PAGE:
Date of Award

January 2022

Degree Type

Open Access Thesis

Document Type

Master Thesis

Degree Name

Master of Science (MS)


Biological Sciences

First Advisor

Kelly Watson

Second Advisor

Charles L. Elliott

Department Affiliation

Biological Sciences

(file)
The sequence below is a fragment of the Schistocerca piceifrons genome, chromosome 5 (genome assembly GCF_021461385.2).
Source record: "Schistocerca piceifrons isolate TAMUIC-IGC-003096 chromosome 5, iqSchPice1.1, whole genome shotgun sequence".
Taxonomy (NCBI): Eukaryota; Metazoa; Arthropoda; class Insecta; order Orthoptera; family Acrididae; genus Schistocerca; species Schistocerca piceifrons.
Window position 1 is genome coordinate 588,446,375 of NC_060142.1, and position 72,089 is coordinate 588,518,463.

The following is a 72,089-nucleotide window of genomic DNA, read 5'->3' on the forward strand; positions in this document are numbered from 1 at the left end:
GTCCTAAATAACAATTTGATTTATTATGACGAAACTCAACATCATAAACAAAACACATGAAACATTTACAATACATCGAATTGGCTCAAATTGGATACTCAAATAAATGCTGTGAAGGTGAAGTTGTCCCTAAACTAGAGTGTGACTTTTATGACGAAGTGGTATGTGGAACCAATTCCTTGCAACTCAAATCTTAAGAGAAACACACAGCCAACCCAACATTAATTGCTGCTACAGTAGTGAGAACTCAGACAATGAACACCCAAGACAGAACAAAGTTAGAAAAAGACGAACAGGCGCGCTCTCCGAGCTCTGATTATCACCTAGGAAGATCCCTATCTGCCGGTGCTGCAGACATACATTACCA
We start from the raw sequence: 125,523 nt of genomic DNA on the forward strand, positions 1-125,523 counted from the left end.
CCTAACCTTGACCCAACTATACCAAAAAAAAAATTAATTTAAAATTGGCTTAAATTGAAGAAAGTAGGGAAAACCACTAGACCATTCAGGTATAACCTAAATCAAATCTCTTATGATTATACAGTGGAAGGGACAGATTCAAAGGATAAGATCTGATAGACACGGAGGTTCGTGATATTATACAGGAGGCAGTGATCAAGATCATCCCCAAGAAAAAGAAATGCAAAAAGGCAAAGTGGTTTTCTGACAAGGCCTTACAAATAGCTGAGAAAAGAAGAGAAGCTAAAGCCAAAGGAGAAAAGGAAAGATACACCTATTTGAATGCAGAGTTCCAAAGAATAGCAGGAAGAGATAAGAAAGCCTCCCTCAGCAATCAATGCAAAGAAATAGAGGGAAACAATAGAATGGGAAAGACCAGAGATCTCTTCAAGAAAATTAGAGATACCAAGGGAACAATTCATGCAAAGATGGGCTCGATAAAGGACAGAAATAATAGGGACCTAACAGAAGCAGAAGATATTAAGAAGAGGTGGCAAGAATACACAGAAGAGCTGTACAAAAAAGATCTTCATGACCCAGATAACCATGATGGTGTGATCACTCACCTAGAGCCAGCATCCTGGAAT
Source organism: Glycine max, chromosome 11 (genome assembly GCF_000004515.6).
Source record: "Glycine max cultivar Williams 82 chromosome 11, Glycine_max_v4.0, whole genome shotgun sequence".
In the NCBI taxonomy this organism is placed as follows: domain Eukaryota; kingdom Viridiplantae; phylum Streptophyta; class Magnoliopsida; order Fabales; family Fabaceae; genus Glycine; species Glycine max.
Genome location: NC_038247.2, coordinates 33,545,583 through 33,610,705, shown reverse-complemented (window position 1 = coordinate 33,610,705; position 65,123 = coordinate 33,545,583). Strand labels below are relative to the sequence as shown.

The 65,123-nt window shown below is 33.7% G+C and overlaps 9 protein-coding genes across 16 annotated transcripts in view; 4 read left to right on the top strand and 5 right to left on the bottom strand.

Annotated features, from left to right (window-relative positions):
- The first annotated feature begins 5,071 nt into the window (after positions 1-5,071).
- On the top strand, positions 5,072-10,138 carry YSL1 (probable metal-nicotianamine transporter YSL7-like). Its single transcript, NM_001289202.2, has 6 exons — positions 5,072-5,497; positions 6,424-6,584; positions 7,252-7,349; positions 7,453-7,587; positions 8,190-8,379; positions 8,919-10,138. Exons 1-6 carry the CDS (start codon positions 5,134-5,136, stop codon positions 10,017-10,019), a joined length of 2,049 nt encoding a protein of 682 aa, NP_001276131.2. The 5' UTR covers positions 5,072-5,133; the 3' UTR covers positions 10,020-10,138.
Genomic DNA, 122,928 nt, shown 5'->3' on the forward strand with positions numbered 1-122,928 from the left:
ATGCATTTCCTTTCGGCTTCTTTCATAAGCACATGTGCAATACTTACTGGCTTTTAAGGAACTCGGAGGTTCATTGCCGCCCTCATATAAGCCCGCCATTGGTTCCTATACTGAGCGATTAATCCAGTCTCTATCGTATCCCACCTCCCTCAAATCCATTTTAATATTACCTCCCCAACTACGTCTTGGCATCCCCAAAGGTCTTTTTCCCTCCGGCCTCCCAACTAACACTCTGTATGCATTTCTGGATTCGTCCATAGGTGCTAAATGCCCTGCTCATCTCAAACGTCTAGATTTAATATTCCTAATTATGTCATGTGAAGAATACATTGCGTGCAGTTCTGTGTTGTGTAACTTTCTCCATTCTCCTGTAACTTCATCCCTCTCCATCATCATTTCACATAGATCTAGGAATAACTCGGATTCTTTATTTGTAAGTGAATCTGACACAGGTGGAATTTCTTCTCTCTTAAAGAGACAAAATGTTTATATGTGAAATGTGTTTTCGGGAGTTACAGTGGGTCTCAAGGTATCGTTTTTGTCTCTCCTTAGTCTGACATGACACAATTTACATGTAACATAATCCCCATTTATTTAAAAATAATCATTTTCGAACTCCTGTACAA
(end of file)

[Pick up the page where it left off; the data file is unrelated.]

Identifying microhabitat conditions influencing species abundance is critical to understanding distributions of species. Pine Mountain has forest types uncommon in Kentucky, but systematic small mammal surveys are dated. My objectives were: investigate variation in small mammal occurrence on Pine Mountain, and update small mammal records in the Eastern Kentucky University (EKU) mammal collection. I deployed pitfall traps, open from May - November 2021, at four state nature preserves (SNPs) on Pine Mountain. I measured microhabitat using 1 m2 quadrats at traps, then used redundancy analysis and generalized linear mixed (GLM) models to determine which conditions best explained variation in occurrence of small mammals. Most of the 95 small mammals I captured were at Bad Branch SNP and Blanton Forest SNP (79%). From the redundancy analysis, canopy openness, number of Kalmia latifolia stems, number of rocks, leaf litter depth, and elevation explained the most variation in abundances of small mammals. Sorex fumeus was more abundant at microsites with deeper leaf litter and more rocks, and less at lower elevation microsites with less canopy openness. Microtus pinetorum abundance was greater at microsites with greater canopy openness, more K. latifolia stems, and less rocky debris. GLM models suggest leaf litter depth, number of rocks, and soil temperature best explained variation in small mammal richness, whereas variation in total abundance was best explained by rocky debris, Rhododendron cover, and soil temperature. Historically, 13 records in the EKU small mammal collection originally came from Harlan and Letcher counties, out of 442 records collected in the state. Novel specimens I collected and accessioned into the EKU small mammal collection included S. fumeus and Sorex hoyi from Harlan and Letcher counties. This investigation updates EKU’s museum efforts, as well as small mammal records on Pine Mountain.